Cryptography Stack Exchange is a question and answer site for software developers, mathematicians and others interested in cryptography. Join them; it only takes a minute:

Sign up
Here's how it works:
  1. Anybody can ask a question
  2. Anybody can answer
  3. The best answers are voted up and rise to the top

Given a message and DES encrypted form of said message, is it possible to efficiently compute the key used to encrypt the data?

share|improve this question
by efficient do you mean faster than brute force? – mikeazo Dec 16 '13 at 20:23
up vote 8 down vote accepted

Efficiently - no. However, the best attack on DES - linear cryptanalysis - works with known plaintexts, and theoretically may work slightly faster than the brute force even for small amounts of data.

Computing linear relations between plaintext $P$ and ciphertext $C$, an attacker is able to enumerate all keys according to their likelihood. The PhD thesis by Junod provides a comprehensive description of the attack for various parameters in Sections 3.1, 3.2. There is a formula of the probability that the correct key is found among the $r$ candidates with the highest score after analysis of $\nu$ (plaintext,ciphertext) pairs. Given only few ciphertexts, all the keys will have almost the same likelihood, and $r$ must be very close to $2^{56}$ to provide the success rate close to 1. Still, the resulting attack must be faster than the brute force, even though only marginally.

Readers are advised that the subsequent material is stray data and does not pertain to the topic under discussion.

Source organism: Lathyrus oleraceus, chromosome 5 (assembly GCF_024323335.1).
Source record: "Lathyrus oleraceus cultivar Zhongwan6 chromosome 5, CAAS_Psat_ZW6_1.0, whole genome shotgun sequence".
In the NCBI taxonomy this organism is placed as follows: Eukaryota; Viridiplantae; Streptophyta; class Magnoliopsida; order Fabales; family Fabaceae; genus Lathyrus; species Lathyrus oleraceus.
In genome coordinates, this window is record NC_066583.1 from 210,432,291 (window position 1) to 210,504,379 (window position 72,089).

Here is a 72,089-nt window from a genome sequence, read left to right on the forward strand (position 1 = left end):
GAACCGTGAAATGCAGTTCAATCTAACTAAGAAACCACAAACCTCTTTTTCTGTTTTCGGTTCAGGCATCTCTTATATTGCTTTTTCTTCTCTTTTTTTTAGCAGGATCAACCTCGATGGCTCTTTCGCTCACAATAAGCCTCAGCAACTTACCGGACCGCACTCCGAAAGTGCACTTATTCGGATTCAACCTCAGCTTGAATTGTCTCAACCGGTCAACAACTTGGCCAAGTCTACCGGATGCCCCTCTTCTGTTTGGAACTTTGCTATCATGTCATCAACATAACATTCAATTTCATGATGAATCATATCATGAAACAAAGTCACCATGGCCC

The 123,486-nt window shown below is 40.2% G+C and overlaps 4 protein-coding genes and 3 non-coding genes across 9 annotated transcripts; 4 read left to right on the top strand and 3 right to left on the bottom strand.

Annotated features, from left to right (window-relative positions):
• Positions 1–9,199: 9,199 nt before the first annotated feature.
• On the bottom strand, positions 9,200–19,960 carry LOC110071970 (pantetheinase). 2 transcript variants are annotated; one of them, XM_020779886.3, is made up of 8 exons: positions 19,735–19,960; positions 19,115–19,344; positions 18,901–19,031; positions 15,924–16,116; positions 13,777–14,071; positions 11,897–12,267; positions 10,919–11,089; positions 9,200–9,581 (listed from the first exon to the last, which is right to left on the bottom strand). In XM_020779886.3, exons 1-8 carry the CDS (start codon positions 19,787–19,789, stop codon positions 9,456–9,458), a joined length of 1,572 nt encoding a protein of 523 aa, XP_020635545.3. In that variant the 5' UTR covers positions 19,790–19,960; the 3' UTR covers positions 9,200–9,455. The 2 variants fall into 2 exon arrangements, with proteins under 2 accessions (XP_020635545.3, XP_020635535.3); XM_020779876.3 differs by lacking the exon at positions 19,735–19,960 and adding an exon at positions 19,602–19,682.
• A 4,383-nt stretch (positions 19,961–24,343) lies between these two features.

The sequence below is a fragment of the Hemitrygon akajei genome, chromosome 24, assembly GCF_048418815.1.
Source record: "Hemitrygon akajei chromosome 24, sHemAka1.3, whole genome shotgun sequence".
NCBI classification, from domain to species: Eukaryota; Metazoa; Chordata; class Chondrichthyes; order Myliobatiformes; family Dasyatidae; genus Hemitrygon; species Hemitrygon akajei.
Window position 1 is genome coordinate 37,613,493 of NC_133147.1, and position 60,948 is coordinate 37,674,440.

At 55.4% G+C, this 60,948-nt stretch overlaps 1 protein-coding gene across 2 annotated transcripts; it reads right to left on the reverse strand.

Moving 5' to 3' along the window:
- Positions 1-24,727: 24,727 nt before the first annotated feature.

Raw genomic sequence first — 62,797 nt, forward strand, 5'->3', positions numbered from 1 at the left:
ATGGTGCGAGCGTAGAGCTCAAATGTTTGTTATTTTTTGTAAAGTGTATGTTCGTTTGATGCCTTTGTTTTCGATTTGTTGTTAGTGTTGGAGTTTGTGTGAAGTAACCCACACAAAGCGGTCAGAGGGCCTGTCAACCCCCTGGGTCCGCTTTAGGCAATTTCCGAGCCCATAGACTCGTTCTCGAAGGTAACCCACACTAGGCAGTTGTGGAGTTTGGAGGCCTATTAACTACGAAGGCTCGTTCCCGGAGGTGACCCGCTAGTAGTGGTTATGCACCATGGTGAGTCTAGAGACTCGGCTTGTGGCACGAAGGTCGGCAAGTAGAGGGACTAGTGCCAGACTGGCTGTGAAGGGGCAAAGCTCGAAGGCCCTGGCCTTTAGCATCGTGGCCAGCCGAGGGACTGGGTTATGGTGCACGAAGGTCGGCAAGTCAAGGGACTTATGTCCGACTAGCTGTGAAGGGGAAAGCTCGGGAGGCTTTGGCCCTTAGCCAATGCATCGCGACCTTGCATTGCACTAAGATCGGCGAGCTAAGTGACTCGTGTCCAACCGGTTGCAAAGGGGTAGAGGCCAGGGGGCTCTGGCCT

share|improve this answer

No. This is known as a known-plaintext attack, and AFAIK no such attack is faster than bruteforce for DES.

However, DES only uses a keyspace of $2^{56}$, so you could theoretically still bruteforce it.

share|improve this answer

Your Answer


By posting your answer, you agree to the privacy policy and terms of service.

Not the answer you're looking for? Browse other questions tagged or ask your own question.